AWS Showcases Its Infrastructure Design to Offer Higher Performance and Cost Savings in ASEAN

A. Amir

Summary Bullets:

  • While AWS is expanding its ASEAN footprint, in-country regions can be important to capture high-growth domestic opportunities.
  • Its custom and modular approach offers higher performance and reliability, but also enables cost savings through better resource management.

AWS has shared with analysts its capabilities and some details of its infrastructure design, including the data centers, networking, and server equipment that make up each of its regions.

Globally, AWS has 81 availability zones across 25 regions in 19 countries, comparable with other major cloud providers like Microsoft Azure and Google Cloud and ahead of niche players and market challenges such as Alibaba Cloud, Tencent, Oracle, and IBM.  Each of its regions has two or more availability zones, with newer ones consisting of at least three.  Each availability zone has multiple data centers to offer high availability and performance.  This is not new and has been a common approach by some leading global hyperscalers.  AWS has also been using a modular approach for its data center (a.k.a. Amazon Perdix) for over a decade.  All the availability zones are interconnected through its own metro fiber network.  It also uses cutting-edge 6912-fiber-count cables in its network.

In ASEAN, despite having only one region in Singapore (with three availability zones), AWS has been expanding its overall infrastructure in the region.  In the last two years, it added edge locations in Thailand and Indonesia and launched AWS Outposts across all its key locations in the region (Brunei, Indonesia, Malaysia, the Philippines, Singapore, and Thailand).  AWS also plans to launch its second region in ASEAN in Jakarta, Indonesia by the end of the year.  Furthermore, it has a wide range of solutions (AWS Outposts, AWS Wavelength, AWS Snowball, AWS Snowcone, and AWS Snowmobile) to address diverse edge computing needs.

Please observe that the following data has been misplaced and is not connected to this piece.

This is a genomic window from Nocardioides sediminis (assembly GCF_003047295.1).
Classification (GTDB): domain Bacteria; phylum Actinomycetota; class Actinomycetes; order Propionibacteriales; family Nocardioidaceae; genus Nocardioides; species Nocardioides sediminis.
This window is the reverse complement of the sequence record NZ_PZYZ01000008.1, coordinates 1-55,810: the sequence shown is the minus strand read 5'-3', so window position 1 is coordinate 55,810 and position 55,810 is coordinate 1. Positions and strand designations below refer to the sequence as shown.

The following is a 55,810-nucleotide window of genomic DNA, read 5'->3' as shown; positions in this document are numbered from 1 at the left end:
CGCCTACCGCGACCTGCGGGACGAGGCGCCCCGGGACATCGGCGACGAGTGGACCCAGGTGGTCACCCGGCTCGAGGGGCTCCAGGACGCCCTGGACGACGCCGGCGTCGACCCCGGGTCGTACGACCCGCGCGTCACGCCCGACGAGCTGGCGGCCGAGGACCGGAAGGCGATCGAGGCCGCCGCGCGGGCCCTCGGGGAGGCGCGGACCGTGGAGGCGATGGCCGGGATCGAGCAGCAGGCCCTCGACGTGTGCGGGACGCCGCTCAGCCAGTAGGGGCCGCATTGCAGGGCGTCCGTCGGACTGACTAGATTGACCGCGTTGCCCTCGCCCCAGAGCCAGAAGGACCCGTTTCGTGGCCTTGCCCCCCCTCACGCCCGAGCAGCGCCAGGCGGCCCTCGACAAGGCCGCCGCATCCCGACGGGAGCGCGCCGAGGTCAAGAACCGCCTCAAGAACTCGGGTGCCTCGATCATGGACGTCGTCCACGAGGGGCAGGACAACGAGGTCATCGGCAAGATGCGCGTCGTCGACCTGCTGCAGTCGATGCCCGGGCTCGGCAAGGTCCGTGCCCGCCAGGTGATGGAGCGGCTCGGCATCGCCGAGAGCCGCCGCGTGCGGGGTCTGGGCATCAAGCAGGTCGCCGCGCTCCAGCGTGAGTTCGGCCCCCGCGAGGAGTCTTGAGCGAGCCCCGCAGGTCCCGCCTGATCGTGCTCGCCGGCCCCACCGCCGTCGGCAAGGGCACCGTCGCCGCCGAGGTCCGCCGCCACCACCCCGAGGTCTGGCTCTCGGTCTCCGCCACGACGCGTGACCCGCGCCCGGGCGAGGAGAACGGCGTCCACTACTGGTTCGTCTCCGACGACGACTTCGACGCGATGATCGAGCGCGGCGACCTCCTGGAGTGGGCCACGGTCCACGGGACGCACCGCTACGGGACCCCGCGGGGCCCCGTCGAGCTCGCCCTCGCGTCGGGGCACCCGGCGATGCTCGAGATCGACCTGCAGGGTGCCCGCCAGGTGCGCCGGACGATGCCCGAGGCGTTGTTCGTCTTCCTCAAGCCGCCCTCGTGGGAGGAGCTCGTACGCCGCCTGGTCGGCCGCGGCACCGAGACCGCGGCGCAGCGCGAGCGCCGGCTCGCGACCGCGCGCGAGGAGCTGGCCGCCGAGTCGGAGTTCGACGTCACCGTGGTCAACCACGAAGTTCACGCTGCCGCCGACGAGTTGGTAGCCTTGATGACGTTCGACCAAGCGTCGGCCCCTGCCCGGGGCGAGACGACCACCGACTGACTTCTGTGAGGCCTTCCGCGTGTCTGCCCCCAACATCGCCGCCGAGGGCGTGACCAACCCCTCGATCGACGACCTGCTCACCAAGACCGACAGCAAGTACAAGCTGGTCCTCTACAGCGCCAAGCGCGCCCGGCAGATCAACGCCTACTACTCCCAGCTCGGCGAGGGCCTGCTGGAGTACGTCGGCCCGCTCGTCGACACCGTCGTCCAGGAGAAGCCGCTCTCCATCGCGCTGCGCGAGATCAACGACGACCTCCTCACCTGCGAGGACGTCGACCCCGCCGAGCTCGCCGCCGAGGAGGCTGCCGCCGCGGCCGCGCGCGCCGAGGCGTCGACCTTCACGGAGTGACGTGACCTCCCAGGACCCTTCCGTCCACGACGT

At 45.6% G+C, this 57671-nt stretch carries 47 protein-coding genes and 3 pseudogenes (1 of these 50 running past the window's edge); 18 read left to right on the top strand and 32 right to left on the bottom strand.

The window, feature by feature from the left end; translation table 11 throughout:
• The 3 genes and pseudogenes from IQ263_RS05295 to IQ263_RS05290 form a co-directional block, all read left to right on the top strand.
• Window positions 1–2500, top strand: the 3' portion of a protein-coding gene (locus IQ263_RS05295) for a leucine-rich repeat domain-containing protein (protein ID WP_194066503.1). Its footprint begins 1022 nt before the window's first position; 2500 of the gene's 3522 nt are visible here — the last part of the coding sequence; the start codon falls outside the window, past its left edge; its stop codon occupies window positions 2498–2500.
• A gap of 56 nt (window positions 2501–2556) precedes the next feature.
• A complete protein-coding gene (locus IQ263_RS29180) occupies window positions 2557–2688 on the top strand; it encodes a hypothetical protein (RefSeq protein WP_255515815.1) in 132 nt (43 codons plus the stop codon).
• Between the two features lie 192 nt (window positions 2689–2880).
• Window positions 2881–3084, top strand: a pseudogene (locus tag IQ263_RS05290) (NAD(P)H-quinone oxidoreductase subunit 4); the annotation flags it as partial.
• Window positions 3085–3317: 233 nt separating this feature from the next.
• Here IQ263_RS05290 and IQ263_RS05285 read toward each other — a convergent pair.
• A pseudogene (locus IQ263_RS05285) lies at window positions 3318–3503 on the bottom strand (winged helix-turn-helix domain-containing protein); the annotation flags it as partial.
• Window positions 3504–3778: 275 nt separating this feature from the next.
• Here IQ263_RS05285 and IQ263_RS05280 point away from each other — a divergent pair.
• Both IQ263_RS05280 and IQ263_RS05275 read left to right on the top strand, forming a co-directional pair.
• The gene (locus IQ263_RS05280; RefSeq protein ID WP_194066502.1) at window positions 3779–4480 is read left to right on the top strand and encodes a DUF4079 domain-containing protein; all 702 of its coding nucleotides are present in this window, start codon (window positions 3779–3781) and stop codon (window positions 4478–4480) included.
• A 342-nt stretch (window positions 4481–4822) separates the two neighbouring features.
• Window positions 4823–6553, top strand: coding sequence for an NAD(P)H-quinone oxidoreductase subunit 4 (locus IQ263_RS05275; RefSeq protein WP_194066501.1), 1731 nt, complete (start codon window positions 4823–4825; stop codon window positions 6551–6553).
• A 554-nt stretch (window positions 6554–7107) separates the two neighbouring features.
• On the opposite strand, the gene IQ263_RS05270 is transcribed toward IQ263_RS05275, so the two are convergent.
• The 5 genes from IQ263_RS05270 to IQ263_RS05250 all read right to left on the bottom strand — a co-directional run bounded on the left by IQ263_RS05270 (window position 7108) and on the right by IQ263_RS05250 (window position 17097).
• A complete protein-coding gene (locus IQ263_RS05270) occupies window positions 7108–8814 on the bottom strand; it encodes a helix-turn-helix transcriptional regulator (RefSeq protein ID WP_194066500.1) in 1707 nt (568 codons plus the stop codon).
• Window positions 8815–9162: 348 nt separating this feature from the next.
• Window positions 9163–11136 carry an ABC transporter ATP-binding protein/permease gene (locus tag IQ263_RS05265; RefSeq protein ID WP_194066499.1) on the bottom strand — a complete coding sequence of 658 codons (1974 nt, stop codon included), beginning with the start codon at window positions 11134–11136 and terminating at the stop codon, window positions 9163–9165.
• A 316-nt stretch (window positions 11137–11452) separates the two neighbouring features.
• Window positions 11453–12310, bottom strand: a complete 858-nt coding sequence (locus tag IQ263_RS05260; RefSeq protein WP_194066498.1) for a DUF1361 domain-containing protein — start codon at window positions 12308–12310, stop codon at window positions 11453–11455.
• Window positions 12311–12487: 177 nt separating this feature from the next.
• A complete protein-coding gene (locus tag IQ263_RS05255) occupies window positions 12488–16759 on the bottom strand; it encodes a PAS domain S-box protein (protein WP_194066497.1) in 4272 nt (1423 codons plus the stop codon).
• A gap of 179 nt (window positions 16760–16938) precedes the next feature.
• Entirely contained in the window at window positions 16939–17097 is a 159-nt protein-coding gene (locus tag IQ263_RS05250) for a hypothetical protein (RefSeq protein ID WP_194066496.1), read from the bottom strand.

AWS uses customized hardware for its network and servers.  The custom Broadcom Tomahawk ASIC routers shorten resolution time from months to days while its purpose-built compute server provides higher thermal and power efficiency.  AWS also developed AWS Nitro System, a modular platform based on dedicated hardware and software that powers EC2 instances.  Like other technology giants (Apple, Samsung, Google, Microsoft, and Alibaba), AWS also developed its own ARM-based chipset, known as Graviton2 (second generation), and is one of the first providers to use it in its cloud data centers.  Graviton2 leverages the Nitro security chip for added protection and enhanced performance on both hardware and software layers.

What’s Next

AWS – New Regions to Address Data Sovereignty and Latency: In ASEAN, while AWS is expanding its footprint and presence (e.g., through partner programs), competitors are moving fast to gain an edge in this untapped market.  Besides Singapore, which houses most cloud players’ regions as the APAC hub, Google launched its region in Indonesia last year while Azure plans to open new facilities in Indonesia and Malaysia.  Alibaba Cloud has regions in Malaysia (2017) and Indonesia (2018), and it plans to open a new one in the Philippines.  Tencent, a market challenger, opened data centers in Indonesia and Thailand recently.